Australian researchers smash efficiency record for ‘tandem solar cells' | RenewEconomy

Australian researchers smash efficiency record for ‘tandem solar cells’

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ANU research team use tandem solar cell technology to achieve a conversion efficiency of 27.7% and are aiming to go above 30% for their next goal.

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Credit: ANU
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Researchers at the Australian National University set a new efficiency world record for ‘tandem solar cells’, which stack two different types of solar modules on top of each other to achieve dramatic increases in performance.

The researchers believe that the layering of multiple types of solar cells to achieve higher efficiencies could be on the cusp of becoming commercially viable, and commonplace within the next few years.

The research led by a team at the ANU in Canberra started with a conventional silicon solar cell, which is commonly used in most solar panels currently available on the market. On top of the silicon wafer, the researchers successfully layered a perovskite solar cell, which is produced using organic and inorganic materials, rather than silicon wafers, to convert sunlight into electricity.

The two layers are then able to absorb different parts of the light spectrum, maximising the amount of sunlight which is converted into electricity. Working together, the two layers are able to use more of the solar energy reaching the cells, as each work best with lights of different wavelengths.

Many commercially available silicon solar cells achieve a conversion efficiency of above 20 per cent. In setting a new record for ‘mechanically-stacked perovskite-silicon tandem cells’, the ANU research team were able to use the combined outputs of the two different layers to achieve a conversion efficiency of 27.7 per cent, and are aiming to go above 30 per cent for their next goal.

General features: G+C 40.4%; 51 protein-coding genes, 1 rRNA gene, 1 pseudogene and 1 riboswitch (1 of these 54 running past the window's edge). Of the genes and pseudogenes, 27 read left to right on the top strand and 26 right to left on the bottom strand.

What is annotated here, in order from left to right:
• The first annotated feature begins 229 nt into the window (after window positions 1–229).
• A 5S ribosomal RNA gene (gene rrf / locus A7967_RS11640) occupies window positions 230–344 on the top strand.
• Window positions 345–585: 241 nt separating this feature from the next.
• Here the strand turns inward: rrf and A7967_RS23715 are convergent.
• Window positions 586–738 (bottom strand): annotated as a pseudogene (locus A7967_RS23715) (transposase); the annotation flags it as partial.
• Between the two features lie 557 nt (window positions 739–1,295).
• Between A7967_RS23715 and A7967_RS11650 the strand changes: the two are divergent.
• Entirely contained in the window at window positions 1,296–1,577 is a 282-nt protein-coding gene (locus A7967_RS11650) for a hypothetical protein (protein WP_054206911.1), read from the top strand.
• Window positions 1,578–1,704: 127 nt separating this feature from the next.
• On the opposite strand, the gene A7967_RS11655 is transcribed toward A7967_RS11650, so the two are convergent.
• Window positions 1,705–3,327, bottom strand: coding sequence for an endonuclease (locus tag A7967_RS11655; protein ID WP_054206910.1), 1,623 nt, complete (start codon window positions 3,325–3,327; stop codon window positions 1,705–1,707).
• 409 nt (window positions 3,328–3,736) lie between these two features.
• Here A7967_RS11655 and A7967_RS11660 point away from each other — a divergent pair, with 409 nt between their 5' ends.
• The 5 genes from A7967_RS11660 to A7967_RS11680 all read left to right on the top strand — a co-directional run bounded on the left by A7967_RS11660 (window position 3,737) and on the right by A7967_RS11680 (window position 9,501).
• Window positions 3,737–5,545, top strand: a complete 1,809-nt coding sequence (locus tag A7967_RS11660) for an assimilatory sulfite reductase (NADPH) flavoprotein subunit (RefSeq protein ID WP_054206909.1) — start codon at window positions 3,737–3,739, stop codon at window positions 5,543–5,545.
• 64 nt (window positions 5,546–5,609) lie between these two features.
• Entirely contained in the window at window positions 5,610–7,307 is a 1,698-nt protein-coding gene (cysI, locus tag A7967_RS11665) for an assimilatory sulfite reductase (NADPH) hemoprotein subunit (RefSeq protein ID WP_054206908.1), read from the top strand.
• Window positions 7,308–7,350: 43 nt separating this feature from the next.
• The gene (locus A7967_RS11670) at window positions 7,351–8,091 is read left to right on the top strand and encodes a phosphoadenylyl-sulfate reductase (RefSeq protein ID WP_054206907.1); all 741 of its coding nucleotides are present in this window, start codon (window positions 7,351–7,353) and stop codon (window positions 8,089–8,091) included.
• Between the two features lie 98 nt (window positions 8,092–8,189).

It means that solar panels could be able to produce as much as 50 per cent more electricity using the same amount of sunlight, compared to solar panels currently available on the market.

“Silicon solar cells currently dominate the market, however the efficiency of silicon solar cells is going to reach the limit in the next five to 10 years,” the ANU’s professor Kylie Catchpole said.

“This result demonstrates the potential of tandem solar cells. They can make better use of certain parts of the solar spectrum – for example high energy blue photons.”

“This will lead to more efficient and more cost effective solar cells and solar energy sources.”

ANU researchers professor Kylie Catchpole and Dr The Duong. Credit: Stuart Hay, ANU

The research team believes the breakthrough will have a significant impact on the global market for solar energy, and expects that the first commercially available “tandem” solar cells could hit the market within the next few years.

The International Technology Roadmap for Photovoltaics predicts tandem solar cells will appear in mass production in 2023, so we’re very close,” lead researcher Dr The Duong said.

“This new efficiency result will help to improve the commercial competitiveness of this technology.”

“It’s exciting to think that a new technology that has the potential to benefit the entire planet is being developed here in Canberra.”

The research team will now focus on improving the efficiency of the tandem solar cells, as well as improving the stability of the materials to ensure they suitable for commercial deployment.

While Australia undertakes almost no manufacturing of solar modules, it has long been a leader in global solar research which has brought solar energy to the point of being one of the cheapest forms of new electricity generation capacity globally.

The research achievement from the ANU is the latest achievement from Australian institutions in photovoltaic technologies, and follows new records for ‘quantum dot’ solar cells set by researchers at the University of Queensland and research being undertaken at UNSW and the University of Sydney into the integration of solar cells into materials and the surfaces of structures, including ‘solar skins’.

The research, published in the journal Advanced Energy Materials, was by a team of researchers at the Australian National University and was supported by a grant from the Australian Renewable Energy Agency.

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